Q. Year over year, what has been the changes and improvements in Ryan Getzlaf's play compared to this point last year?
COACH RANDY CARLYLE: Well, I think he's, number one, bigger, stronger. Naturally, that happens in athletes from, I'd say, a 19‑ to 20‑year‑old body. Now he's developed into a 22‑, 23‑year‑old. There's a lot of natural strength that is developed.
Obviously skating and playing at the highest level for the last year has allowed him to get comfortable. He's a big, strong kid. He has the ability to play one‑on‑one hockey. He has the ability to be physical. He's got a heck of a shot.
He's one of those guys that there's lots of potential for him to be a much better player also. We always are trying to get him to be the best he can be. When he's not effective, he's not moving his feet. We sum it up, categorize that pretty simple with video with him. Sometimes he doesn't like what we have to say, but sometimes the video lays out the proof (smiling). He has a dynamic about him. We want him to be even better.
Q. Is Thornton able to go or would that be a game‑time decision?
COACH RANDY CARLYLE: That's a game‑time decision. He skated this morning. He seemed fine. I would expect he's available.
Q. Randy, what does Brad May give you in terms of flexibility with the lineup? How close do you have to monitor him to keep him from going over the edge sometimes?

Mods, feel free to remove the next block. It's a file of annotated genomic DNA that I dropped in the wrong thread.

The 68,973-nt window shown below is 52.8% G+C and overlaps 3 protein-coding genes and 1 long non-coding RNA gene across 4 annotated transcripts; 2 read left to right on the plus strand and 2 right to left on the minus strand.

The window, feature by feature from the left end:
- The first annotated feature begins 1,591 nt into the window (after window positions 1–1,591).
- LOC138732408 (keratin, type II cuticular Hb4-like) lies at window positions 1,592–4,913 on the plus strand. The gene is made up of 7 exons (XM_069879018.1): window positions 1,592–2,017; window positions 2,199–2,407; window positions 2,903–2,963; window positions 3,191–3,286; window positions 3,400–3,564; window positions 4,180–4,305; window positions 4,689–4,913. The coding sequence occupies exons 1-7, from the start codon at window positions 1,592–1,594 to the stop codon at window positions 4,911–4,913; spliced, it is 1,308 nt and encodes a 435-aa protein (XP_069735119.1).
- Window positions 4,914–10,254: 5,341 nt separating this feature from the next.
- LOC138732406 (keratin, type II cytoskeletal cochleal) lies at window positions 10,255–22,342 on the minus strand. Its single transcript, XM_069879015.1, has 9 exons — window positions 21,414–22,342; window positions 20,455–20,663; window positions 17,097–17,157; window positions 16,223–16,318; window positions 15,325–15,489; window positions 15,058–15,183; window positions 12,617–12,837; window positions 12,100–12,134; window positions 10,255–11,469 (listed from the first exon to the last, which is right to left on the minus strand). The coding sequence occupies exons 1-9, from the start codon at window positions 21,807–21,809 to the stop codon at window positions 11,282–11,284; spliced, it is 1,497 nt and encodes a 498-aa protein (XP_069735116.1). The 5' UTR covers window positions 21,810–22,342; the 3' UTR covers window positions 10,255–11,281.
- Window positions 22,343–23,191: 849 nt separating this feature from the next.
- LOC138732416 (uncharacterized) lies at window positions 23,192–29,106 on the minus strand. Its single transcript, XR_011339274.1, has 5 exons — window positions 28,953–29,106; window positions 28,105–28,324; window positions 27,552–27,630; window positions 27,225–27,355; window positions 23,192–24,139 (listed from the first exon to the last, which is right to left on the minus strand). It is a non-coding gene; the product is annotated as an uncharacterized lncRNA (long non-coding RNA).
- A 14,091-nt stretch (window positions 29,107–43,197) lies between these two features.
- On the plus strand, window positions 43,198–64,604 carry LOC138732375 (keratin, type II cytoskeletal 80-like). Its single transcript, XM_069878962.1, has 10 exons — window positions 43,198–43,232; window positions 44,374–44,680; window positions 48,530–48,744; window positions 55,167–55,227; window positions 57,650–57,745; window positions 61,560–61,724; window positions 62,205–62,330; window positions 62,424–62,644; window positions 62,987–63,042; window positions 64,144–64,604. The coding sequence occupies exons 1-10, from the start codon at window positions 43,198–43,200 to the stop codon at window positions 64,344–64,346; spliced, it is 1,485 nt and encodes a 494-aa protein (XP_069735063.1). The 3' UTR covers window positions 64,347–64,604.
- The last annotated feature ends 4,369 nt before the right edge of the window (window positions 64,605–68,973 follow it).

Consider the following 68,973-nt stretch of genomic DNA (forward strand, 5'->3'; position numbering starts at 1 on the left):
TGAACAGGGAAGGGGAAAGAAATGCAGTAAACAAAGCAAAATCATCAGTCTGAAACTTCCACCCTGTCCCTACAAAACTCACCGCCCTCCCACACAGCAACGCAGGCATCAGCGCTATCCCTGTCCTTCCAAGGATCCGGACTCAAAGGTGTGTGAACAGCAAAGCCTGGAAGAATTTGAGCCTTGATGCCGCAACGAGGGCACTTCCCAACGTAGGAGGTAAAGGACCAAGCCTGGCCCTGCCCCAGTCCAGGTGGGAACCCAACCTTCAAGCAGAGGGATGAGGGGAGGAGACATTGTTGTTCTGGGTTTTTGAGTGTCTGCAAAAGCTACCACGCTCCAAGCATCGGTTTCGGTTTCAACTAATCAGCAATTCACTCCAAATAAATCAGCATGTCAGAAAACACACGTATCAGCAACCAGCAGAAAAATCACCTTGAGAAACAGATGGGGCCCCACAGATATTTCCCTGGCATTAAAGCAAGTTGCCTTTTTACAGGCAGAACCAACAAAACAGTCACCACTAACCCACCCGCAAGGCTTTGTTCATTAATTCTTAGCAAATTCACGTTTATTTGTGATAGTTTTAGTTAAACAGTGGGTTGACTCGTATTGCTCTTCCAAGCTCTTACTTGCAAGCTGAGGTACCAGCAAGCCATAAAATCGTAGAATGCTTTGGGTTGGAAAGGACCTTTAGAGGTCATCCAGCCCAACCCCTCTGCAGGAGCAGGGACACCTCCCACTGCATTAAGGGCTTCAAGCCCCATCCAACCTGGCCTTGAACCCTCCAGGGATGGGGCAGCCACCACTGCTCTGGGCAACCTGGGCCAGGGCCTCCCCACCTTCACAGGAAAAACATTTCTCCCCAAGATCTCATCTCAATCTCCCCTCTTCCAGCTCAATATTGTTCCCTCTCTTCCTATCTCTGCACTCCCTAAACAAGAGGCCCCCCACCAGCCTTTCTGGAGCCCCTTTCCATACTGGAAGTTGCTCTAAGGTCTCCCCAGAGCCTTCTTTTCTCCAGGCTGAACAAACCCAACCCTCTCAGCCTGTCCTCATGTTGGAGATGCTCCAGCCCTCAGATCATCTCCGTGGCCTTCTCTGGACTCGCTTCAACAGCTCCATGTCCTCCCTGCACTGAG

COACH RANDY CARLYLE: We use Brad May in a similar fashion as what we had with Todd Fedoruk. He can go out and play a physical hockey game. He can play in all three of your forward lines. He can provide you with the physical presence. He's real strong on the forecheck. He's a physical player. He will stand up for his teammates.
As far as going over the line, I think with him, he has to play on the edge to be effective. If he was to take a step back, I don't think he would be as aggressive on the forecheck. I don't think he'd be as aggressive on the puck. I think that would minimize his effectiveness. I think with him, he has a skill set that he's comfortable with. He can't go outside of that.
We think that he's been a huge, positive influence in our dressing room from a leadership standpoint and a desperation standpoint. He provides that day in, day out.
Q. What is it about Getzlaf that every coach who's ever had him has always had to almost push him to the extreme to get him where they want him to go?
COACH RANDY CARLYLE: Well, I guess, you know, what happens previously to him, I think the coaches recognized that he didn't dominate games when he should have. Probably a factor of having to play an extra year of junior hockey due to the lockout. All those things were things that followed him around.
But he does have the ability to play big in big games. When the game's on the line, he seems to be able to motivate himself to give you that extra. With us, we want that extra every night. That's what coaches get a little excited about a player like a Getzlaf because you know he has more to give. If you push the buttons, and he delivers the one time, you're going to ask him the next time, and it's constantly the same thing.
The only thing that I can say about Ryan Getzlaf, I've said it before, he can be as good as he wants to be. It's our job to continue to push those buttons.
Q. Marchant's ice time has steadily increased in the few games he's been back. Do you see him at the point to where he can be able to physically give you more, become even a larger presence, given the obvious absence of Kunitz?